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Missionaries of Charity pray in their home for street children

The Roman Catholic Church in Afghanistan is part of the worldwide Roman Catholic Church, under the spiritual leadership of the Pope and curia in Rome. There are very few Catholics in this overwhelmingly Islamic country - just over 100 attend mass in its only chapel - and freedom of religion has been difficult to obtain in recent times, especially under the former Taliban regime. On 16 May 2002, Pope John Paul II established a mission sui iuris for Afghanistan with Father Giuseppe Moretti as its first superior. The only Catholic church in the country is the chapel at the Italian embassy in Kabul. In 2004, the Missionaries of Charity arrived in Kabul to carry out humanitarian work. Legend from the apocryphal Gospel of Thomas and other ancient documents suggests that Saint Thomas preached in Bactria, which is today northern Afghanistan. The Nestorians planted Christianity in the area, and there have been 9 bishops and dioceses in the region, including Herat (424-1310), Farah (544-1057), Kandahar, and Balkh. This early establishment of the Church was overcome by Muslim invasions in the 7th century, though the territory was not substantially controlled by Muslims until the 9th and 10th centuries.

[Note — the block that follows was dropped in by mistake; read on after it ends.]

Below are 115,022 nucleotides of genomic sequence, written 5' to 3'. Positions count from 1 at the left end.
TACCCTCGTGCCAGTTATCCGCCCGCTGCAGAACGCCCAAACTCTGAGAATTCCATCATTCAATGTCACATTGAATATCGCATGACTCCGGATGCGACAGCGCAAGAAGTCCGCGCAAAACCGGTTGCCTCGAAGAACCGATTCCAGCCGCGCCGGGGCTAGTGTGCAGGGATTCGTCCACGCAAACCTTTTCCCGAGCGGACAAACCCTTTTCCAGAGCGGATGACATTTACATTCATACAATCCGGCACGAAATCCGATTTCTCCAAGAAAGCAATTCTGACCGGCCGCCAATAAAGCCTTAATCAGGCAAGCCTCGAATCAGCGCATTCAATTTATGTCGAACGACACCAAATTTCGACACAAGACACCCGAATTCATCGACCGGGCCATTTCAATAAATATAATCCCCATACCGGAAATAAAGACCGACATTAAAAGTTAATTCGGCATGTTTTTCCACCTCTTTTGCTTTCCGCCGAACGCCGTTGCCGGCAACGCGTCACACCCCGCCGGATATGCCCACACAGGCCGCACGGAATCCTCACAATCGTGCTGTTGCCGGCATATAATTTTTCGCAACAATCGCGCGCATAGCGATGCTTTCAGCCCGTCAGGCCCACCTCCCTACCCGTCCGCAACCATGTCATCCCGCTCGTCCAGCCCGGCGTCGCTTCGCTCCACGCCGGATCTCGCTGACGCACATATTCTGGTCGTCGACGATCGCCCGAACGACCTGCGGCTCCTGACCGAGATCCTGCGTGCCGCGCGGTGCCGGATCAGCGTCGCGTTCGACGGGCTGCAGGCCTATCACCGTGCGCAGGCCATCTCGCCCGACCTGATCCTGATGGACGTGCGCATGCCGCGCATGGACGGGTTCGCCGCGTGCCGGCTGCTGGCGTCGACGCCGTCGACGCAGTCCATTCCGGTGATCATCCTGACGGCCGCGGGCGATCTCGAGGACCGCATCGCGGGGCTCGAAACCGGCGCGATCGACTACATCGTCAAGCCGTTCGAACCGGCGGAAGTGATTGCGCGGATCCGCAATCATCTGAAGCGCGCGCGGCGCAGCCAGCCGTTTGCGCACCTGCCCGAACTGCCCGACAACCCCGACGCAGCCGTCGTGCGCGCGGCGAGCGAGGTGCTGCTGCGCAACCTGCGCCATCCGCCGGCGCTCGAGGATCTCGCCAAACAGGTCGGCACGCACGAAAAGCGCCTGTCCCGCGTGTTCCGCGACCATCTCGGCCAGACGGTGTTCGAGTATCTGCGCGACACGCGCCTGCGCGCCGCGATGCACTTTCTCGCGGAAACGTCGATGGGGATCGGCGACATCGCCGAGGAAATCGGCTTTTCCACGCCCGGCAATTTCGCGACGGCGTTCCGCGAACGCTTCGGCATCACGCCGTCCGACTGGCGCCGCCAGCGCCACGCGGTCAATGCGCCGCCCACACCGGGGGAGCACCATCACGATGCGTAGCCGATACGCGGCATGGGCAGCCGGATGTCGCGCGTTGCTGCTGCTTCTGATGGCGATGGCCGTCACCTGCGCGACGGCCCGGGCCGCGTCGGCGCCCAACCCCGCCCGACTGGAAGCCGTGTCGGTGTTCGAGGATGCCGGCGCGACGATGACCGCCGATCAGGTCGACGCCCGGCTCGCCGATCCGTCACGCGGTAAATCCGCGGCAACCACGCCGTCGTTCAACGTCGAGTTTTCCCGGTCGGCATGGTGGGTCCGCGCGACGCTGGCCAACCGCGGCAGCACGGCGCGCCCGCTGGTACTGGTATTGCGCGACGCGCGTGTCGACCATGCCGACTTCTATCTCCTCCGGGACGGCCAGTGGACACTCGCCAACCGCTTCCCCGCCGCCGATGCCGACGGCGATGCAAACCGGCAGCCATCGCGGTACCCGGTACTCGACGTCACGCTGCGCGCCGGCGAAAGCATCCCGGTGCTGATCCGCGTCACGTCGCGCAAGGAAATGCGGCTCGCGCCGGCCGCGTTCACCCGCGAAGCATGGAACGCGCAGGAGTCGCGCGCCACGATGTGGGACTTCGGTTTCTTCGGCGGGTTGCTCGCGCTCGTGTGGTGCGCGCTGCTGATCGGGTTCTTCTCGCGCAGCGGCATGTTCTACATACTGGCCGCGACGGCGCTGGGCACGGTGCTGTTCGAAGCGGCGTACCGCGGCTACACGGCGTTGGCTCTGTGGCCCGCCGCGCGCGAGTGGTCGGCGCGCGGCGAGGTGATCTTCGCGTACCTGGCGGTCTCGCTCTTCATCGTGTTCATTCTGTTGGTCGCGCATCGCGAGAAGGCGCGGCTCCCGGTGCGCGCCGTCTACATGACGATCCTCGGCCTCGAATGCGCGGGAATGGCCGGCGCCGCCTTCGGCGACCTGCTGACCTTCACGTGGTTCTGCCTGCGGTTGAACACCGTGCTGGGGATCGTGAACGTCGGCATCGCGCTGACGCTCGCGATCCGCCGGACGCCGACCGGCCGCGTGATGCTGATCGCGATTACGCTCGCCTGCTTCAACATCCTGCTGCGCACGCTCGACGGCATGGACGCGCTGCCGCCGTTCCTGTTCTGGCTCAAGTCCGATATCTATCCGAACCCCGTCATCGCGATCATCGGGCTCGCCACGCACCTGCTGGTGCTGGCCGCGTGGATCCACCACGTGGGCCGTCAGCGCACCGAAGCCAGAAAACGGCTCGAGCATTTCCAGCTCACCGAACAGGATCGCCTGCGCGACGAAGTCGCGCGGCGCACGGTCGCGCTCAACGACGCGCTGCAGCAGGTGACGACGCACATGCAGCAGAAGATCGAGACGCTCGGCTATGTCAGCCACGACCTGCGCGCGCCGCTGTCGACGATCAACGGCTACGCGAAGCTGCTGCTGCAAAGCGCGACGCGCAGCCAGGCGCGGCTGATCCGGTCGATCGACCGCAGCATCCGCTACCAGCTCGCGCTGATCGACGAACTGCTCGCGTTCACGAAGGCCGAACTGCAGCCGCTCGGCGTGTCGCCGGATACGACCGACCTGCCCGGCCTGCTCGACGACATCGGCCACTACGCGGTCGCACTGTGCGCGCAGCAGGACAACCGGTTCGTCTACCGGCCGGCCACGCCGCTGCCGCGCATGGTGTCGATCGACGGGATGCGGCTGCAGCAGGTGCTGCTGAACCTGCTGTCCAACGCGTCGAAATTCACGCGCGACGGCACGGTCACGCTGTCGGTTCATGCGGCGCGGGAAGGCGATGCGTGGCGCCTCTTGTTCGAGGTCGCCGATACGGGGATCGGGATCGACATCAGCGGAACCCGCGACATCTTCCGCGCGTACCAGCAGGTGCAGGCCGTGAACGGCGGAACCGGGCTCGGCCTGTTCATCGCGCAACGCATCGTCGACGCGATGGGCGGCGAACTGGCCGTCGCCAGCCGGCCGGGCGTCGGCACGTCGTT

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Credit: Diliff/Fir0002

The chapel of the Palace of Versailles, one of the palace's grandest interiors. Located in Versailles, France, Versailles is famous not only as a building, but as a symbol of the system of absolute monarchy which Louis XIV espoused. Originally the royal hunting lodge when he decided to move there in 1660, the building was expanded over the next few decades to become the largest palace in Europe. Louis XIV officially moved in 1682 and the Court of Versailles was the centre of power in Ancien Régime France until the royal family was forced to return to the capital in 1789.